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Beijing Blogger Probes Anti-Satellite Missile

New America Media, Commentary, Xujun Eberlein Posted: Jan 23, 2007

Editor's Note: China has just confirmed that it shot down one of its own satellites, but Chinese bloggers and U.S.-based Chinese media have been discussing the incident for days. New America Media contributor Xujun Eberlein was born in Chongqing, China. She writes on China from her home in Boston, Mass.

Last Friday, www.people.com.cn, the online venue for China's government newspaper People's Daily, published a report titled "America's Wild Speculation on China's Anti-Satellite Missile." By Monday the article has been taken down, but not before it launched numerous arguments among Chinese Web surfers.

A popular Beijing blogger, Da Niu ("big ox"), summarizes the Web fights in a Sunday post as "Hawks say (the missile) boosting (Chinese) spirits, strengthens our country's power, not to mention that others are also doing it; Doves say this violates the outer space treaty, increases international distrust, and might cause a new round of outer space weapon competition."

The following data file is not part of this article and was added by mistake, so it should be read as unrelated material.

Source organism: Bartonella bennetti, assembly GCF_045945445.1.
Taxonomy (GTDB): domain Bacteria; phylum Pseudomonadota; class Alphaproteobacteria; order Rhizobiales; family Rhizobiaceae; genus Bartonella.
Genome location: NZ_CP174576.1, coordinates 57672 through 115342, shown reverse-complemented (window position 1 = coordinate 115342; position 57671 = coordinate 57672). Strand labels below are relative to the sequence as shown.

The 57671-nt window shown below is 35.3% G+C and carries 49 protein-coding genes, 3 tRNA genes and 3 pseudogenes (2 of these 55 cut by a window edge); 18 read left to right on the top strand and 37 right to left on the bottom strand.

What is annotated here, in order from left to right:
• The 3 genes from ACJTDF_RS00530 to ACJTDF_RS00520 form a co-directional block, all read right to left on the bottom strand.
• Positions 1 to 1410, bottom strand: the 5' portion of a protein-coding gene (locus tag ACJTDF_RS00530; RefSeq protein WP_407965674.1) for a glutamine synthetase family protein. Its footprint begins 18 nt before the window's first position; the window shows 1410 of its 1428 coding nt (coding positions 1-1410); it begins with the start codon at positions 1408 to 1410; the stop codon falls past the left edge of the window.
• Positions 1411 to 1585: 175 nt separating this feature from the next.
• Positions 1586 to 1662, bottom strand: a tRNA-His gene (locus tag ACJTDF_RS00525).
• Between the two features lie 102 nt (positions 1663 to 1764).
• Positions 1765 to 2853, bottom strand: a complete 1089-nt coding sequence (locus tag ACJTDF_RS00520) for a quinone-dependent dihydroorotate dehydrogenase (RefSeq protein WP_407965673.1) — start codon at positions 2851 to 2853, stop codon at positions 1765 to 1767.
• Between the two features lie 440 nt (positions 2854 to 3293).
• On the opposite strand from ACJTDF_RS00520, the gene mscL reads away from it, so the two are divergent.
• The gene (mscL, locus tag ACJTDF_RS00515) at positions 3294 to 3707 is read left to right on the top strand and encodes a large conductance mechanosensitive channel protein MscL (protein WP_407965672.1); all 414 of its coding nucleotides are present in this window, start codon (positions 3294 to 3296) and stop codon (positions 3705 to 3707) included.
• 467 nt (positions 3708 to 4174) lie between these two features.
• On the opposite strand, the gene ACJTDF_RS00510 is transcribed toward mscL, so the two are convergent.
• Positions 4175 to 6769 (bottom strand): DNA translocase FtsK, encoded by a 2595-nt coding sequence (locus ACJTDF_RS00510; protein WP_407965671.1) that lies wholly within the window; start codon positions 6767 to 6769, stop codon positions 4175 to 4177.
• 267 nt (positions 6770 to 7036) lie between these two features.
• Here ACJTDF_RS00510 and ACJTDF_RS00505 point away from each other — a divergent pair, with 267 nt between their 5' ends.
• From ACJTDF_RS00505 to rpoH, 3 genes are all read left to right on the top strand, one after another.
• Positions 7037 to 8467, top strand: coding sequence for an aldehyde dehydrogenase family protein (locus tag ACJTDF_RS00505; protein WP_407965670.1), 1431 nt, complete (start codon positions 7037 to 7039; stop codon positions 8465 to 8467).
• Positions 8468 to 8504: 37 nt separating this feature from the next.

In his post, Da Niu calls the people.com report an "export turned to import" type of news and expresses his distrust of that Web site. "I'm still not sure whether (a satellite) has been shot down or not. I have been waiting for the Xinhua agency or People's Daily to either deny the rumor and criticize the American media's nonsense, or to proudly announce that we are not only able to launch a satellite, we can also shoot it down."

But China's official print has kept totally silent. Instead, news spreads through the grapevine with the authorities warning: "talking about the anti-satellite missile is no longer permitted." And Da Niu notices that related reports are gone from sina.com, a popular commercial Web site and major blog space in China.

Translated foreign reports can still be seen posted in the blog section of sina.com.

"Now I just don't understand," the Beijing blogger writes, "shooting satellite isn't shooting airplane (masturbation), what is there that is so embarrassing to talk about? Doing it isn't a shame; not doing it is even more honorable."

Over twenty responses, both joking and serious, appear under Da Niu's original post. One reads, "Not telling our countrymen, having done it while keeping people guessing is China's tradition."

(link to Da Niu's Web site: http://www.bullog.cn/blogs/daynew/archives/23902.aspx)


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